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Policing practices

October 31, 2008

Re "Which is the true LAPD?" editorial, Oct. 24

Blacks and Latinos are more likely to live in districts with higher crime rates. Professor Ian Ayres did account for this in his report for the ACLU of Southern California on racial disparities in policing by the LAPD.

Ayres found racial disparities in stops, frisks, searches and arrests even after controlling for local crime rates. Contrary to your editorial's suggestion, these disparities were not explained by higher crime rates in areas where people of color live, or any other legitimate policing rationale that could be discerned from the data. The mere correlation between crime and minority residence does not mean that statistical analysis is incapable of uncovering racially disproportionate policing practices.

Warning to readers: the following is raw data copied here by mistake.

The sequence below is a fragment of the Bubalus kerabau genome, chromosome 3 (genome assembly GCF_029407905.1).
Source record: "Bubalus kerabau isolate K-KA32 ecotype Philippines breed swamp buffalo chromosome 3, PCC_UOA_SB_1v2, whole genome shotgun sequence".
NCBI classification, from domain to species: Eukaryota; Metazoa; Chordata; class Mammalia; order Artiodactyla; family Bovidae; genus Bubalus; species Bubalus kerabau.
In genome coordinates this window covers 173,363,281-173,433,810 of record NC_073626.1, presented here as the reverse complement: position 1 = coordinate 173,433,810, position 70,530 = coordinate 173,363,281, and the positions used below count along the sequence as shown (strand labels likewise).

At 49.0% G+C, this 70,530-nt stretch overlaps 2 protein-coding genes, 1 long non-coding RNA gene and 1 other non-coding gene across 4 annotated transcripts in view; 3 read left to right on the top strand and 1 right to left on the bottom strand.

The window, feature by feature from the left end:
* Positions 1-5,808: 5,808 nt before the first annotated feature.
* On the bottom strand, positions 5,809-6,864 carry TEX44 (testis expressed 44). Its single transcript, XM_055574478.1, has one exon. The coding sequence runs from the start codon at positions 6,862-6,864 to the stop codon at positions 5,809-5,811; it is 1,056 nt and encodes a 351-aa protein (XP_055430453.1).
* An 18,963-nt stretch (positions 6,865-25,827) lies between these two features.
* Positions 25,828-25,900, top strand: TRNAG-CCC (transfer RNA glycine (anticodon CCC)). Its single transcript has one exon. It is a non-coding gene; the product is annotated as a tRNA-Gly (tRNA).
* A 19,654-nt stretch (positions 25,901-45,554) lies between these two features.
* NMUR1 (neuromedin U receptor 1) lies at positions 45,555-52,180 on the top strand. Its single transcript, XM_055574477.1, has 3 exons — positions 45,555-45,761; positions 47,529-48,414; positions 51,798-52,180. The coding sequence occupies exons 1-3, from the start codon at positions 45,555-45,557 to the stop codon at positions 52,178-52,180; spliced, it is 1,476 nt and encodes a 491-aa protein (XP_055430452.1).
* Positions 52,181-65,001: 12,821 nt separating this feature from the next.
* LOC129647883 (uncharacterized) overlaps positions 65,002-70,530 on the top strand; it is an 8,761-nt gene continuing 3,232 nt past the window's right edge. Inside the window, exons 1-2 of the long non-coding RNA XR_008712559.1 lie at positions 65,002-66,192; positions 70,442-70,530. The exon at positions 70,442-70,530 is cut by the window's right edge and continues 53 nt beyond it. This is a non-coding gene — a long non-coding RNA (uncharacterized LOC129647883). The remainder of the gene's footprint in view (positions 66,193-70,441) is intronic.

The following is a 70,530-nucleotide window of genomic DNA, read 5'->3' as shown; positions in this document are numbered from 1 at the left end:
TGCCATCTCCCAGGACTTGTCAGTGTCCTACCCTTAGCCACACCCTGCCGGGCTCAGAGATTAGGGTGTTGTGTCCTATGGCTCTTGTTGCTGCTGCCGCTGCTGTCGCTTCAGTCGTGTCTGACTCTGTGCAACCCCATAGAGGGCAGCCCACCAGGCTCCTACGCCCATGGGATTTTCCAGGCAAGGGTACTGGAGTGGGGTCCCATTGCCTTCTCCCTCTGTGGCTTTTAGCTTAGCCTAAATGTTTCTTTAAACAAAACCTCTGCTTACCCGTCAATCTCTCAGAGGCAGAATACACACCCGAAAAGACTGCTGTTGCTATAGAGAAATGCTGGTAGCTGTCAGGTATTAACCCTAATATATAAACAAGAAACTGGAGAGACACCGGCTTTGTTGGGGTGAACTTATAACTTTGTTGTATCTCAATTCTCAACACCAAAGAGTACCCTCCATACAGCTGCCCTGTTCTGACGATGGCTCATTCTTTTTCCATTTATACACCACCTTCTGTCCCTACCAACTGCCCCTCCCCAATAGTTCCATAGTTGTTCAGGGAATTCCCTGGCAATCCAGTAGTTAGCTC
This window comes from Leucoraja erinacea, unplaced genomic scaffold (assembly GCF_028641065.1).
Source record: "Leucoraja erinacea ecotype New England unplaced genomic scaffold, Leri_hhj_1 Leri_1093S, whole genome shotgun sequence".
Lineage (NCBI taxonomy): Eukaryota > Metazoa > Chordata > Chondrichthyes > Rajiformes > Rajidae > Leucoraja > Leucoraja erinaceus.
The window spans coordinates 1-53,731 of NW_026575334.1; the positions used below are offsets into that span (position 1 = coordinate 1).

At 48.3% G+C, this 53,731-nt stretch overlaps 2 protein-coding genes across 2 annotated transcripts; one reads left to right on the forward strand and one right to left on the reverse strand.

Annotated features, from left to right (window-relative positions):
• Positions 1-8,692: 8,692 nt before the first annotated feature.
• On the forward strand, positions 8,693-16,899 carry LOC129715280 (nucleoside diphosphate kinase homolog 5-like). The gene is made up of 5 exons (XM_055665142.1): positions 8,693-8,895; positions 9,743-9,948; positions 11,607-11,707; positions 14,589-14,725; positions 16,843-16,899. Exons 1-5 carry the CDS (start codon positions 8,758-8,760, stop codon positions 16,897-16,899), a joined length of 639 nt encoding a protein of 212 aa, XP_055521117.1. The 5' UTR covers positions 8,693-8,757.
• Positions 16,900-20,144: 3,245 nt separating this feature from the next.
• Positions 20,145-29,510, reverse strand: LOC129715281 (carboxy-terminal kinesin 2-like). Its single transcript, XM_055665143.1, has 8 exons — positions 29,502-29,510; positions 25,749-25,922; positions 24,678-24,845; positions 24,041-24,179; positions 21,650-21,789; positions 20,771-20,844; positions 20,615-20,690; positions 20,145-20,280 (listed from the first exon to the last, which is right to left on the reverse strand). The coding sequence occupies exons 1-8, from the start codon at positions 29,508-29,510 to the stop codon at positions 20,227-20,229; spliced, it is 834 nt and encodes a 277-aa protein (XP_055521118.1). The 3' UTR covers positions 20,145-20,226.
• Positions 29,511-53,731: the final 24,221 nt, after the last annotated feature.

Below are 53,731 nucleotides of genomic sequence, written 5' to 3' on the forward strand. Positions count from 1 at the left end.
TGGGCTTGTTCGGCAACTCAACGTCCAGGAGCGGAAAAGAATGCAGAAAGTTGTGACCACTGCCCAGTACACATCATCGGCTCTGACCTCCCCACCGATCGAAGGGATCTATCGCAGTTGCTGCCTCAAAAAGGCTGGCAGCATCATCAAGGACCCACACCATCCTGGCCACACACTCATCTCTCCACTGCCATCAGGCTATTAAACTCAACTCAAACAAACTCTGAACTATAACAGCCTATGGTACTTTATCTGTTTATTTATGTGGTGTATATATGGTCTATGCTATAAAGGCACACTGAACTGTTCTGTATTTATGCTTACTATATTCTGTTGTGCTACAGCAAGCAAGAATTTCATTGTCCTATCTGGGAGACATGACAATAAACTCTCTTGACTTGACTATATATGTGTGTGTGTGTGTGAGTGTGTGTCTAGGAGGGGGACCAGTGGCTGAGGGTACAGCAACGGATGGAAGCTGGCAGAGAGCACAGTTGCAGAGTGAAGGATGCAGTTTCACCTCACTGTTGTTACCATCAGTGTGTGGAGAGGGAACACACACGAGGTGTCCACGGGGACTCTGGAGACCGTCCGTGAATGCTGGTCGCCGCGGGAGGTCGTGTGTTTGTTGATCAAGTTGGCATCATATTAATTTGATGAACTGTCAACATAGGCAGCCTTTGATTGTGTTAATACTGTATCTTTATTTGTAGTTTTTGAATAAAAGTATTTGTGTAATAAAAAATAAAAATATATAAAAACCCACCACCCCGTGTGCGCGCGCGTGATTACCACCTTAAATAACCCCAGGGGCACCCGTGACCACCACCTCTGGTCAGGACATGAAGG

The editorial's larger point, however, is correct. Careful analysis of credible data is necessary to identify the existence and causes of racial disparities. We applaud The Times' call for the LAPD to work with Ayres to continue to detect racially disparate policing by its officers.

Peter Bibring

Los Angeles

The writer is a staff attorney at the American Civil Liberties Union of Southern California.

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